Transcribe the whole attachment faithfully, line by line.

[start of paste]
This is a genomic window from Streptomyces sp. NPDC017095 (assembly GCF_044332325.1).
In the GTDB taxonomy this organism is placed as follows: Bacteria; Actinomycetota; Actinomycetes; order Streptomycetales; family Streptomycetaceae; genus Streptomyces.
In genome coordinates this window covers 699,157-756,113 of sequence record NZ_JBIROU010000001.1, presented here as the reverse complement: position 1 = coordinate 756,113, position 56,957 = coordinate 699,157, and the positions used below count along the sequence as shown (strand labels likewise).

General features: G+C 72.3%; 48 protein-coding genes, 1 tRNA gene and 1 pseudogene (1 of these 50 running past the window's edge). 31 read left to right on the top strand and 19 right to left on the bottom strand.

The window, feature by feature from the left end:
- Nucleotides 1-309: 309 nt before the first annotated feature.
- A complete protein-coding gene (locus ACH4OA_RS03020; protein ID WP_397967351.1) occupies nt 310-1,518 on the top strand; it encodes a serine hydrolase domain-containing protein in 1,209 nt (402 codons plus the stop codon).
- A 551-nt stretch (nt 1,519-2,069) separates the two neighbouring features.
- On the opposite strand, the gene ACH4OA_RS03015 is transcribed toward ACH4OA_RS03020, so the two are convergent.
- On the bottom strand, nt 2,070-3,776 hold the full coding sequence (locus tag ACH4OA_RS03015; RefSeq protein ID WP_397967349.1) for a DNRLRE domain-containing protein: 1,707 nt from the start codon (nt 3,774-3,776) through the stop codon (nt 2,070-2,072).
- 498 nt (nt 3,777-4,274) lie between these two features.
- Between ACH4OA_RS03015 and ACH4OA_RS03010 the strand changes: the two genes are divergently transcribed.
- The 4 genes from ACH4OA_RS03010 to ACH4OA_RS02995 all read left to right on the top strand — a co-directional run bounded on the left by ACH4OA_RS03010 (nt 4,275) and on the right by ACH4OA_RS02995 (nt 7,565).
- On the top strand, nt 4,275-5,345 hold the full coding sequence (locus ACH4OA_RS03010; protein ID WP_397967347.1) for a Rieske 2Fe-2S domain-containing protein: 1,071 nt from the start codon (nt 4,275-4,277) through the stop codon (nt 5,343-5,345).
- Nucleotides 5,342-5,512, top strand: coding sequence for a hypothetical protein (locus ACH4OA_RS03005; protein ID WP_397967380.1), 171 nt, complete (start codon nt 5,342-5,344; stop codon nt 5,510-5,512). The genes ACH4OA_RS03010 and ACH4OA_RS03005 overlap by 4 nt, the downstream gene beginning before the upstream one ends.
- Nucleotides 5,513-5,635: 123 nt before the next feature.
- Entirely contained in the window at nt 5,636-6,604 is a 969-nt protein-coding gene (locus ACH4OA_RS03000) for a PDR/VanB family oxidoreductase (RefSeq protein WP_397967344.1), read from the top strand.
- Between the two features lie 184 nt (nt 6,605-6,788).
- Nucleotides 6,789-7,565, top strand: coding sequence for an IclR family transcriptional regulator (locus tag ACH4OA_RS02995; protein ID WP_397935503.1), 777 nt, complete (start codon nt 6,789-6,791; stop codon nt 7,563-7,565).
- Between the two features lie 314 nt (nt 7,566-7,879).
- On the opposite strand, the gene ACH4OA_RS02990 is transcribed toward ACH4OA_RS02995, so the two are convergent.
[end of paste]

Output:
This is a genomic window from Streptomyces sp. NPDC017095 (assembly GCF_044332325.1).
In the GTDB taxonomy this organism is placed as follows: Bacteria; Actinomycetota; Actinomycetes; order Streptomycetales; family Streptomycetaceae; genus Streptomyces.
In genome coordinates this window covers 699,157-756,113 of sequence record NZ_JBIROU010000001.1, presented here as the reverse complement: position 1 = coordinate 756,113, position 56,957 = coordinate 699,157, and the positions used below count along the sequence as shown (strand labels likewise).

General features: G+C 72.3%; 48 protein-coding genes, 1 tRNA gene and 1 pseudogene (1 of these 50 running past the window's edge). 31 read left to right on the top strand and 19 right to left on the bottom strand.

The window, feature by feature from the left end:
- Nucleotides 1-309: 309 nt before the first annotated feature.
- A complete protein-coding gene (locus ACH4OA_RS03020; protein ID WP_397967351.1) occupies nt 310-1,518 on the top strand; it encodes a serine hydrolase domain-containing protein in 1,209 nt (402 codons plus the stop codon).
- A 551-nt stretch (nt 1,519-2,069) separates the two neighbouring features.
- On the opposite strand, the gene ACH4OA_RS03015 is transcribed toward ACH4OA_RS03020, so the two are convergent.
- On the bottom strand, nt 2,070-3,776 hold the full coding sequence (locus tag ACH4OA_RS03015; RefSeq protein ID WP_397967349.1) for a DNRLRE domain-containing protein: 1,707 nt from the start codon (nt 3,774-3,776) through the stop codon (nt 2,070-2,072).
- 498 nt (nt 3,777-4,274) lie between these two features.
- Between ACH4OA_RS03015 and ACH4OA_RS03010 the strand changes: the two genes are divergently transcribed.
- The 4 genes from ACH4OA_RS03010 to ACH4OA_RS02995 all read left to right on the top strand — a co-directional run bounded on the left by ACH4OA_RS03010 (nt 4,275) and on the right by ACH4OA_RS02995 (nt 7,565).
- On the top strand, nt 4,275-5,345 hold the full coding sequence (locus ACH4OA_RS03010; protein ID WP_397967347.1) for a Rieske 2Fe-2S domain-containing protein: 1,071 nt from the start codon (nt 4,275-4,277) through the stop codon (nt 5,343-5,345).
- Nucleotides 5,342-5,512, top strand: coding sequence for a hypothetical protein (locus ACH4OA_RS03005; protein ID WP_397967380.1), 171 nt, complete (start codon nt 5,342-5,344; stop codon nt 5,510-5,512). The genes ACH4OA_RS03010 and ACH4OA_RS03005 overlap by 4 nt, the downstream gene beginning before the upstream one ends.
- Nucleotides 5,513-5,635: 123 nt before the next feature.
- Entirely contained in the window at nt 5,636-6,604 is a 969-nt protein-coding gene (locus ACH4OA_RS03000) for a PDR/VanB family oxidoreductase (RefSeq protein WP_397967344.1), read from the top strand.
- Between the two features lie 184 nt (nt 6,605-6,788).
- Nucleotides 6,789-7,565, top strand: coding sequence for an IclR family transcriptional regulator (locus tag ACH4OA_RS02995; protein ID WP_397935503.1), 777 nt, complete (start codon nt 6,789-6,791; stop codon nt 7,563-7,565).
- Between the two features lie 314 nt (nt 7,566-7,879).
- On the opposite strand, the gene ACH4OA_RS02990 is transcribed toward ACH4OA_RS02995, so the two are convergent.